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The binding mode of telomestatin to G-quadruplex DNA has been investigated using electrospray mass spectrometry, by detecting the intact complexes formed in ammonium acetate. The mass measurements show the incorporation of one extra ammonium ion in the telomestatin complexes. Experiments on telomestatin alone also show that the telomestatin alone is able to coordinate cations in a similar way as a crown ether. Finally, density functional theory calculations suggest that in the G-quadruplex-telomestatin complex, potassium or ammonium cations are located between the telomestatin and a G-quartet. This study underlines that monovalent cation coordination capabilities should be integrated in the rational design of G-quadruplex binding ligands.
The formation of G-quadruplex folds by telomeric DNA is thought to play a role in telomere regulation. It has been shown that G-quadruplex ligands binding specifically to the telomeric G-quadruplex structure effectively alter telomere capping and cause the senescence or apoptosis of cancer cells [1–5]. A variety of ligands have now been described as G-quadruplex binders, but a key issue in ligand design is often the specificity for G-quadruplexes over duplex sequences [4, 6–8]. Identifying binding modes that make a ligand a specific and highly active G-quadruplex binder is crucial for the rational design of novel molecules.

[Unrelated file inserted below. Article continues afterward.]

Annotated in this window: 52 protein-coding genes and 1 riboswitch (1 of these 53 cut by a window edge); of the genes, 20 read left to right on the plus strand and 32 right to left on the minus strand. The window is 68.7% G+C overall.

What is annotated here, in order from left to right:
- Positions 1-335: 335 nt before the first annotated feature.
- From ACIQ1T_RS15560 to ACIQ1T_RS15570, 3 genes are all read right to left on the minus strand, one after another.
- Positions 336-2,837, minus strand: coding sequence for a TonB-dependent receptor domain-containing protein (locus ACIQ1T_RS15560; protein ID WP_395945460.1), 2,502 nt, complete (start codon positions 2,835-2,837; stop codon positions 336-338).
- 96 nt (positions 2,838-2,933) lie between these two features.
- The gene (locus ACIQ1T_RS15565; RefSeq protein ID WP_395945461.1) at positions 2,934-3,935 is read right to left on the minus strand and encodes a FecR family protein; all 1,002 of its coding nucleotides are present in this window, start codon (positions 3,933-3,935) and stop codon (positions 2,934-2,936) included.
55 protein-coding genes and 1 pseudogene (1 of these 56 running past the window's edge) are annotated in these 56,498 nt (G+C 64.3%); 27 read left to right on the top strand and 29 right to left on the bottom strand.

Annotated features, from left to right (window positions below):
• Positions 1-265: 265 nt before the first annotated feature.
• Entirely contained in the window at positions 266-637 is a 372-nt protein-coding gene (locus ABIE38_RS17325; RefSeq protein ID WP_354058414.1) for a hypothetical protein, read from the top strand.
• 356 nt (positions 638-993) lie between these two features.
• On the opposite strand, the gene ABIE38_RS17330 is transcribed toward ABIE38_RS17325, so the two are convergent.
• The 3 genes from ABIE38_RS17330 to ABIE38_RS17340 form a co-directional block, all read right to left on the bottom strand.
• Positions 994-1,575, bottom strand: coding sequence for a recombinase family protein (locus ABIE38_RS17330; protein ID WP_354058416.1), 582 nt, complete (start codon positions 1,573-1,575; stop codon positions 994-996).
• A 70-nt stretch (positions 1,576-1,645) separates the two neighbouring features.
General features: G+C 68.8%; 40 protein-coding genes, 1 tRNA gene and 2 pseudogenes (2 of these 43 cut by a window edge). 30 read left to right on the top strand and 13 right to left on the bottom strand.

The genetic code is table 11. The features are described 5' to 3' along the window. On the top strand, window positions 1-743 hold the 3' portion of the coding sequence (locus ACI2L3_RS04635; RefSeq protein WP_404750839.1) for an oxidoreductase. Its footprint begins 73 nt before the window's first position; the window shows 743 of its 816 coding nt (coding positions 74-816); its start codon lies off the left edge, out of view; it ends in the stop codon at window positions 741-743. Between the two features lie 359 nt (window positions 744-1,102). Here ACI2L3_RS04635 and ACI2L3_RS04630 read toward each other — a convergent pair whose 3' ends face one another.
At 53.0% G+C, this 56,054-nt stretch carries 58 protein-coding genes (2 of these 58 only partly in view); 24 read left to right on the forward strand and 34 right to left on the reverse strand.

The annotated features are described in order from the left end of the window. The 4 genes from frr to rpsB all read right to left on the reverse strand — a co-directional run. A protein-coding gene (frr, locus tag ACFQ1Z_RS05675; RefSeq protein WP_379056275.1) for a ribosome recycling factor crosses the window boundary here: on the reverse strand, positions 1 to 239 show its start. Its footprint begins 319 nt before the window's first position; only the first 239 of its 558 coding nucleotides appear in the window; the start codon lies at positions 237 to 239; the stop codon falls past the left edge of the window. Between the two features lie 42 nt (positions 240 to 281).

Telomestatin (Figure 1) is one of the most emblematic G-quadruplex ligands. The molecule was first extracted from Streptomyces anulatus 3533-SV4 . It is highly specific for G-quadruplexes, with no significant binding to duplexes [10–12]. Telomestatin was found to effectively inhibit the DNA binding of telomere-associated proteins such as telomerase , POT1 and TRF2 , and even Topo III in ALT cell lines . It therefore induces telomere shortening and apoptosis [16–19] not only via telomerase inhibition but also via telomere uncapping, and therefore has potential activity against many cancer cell types.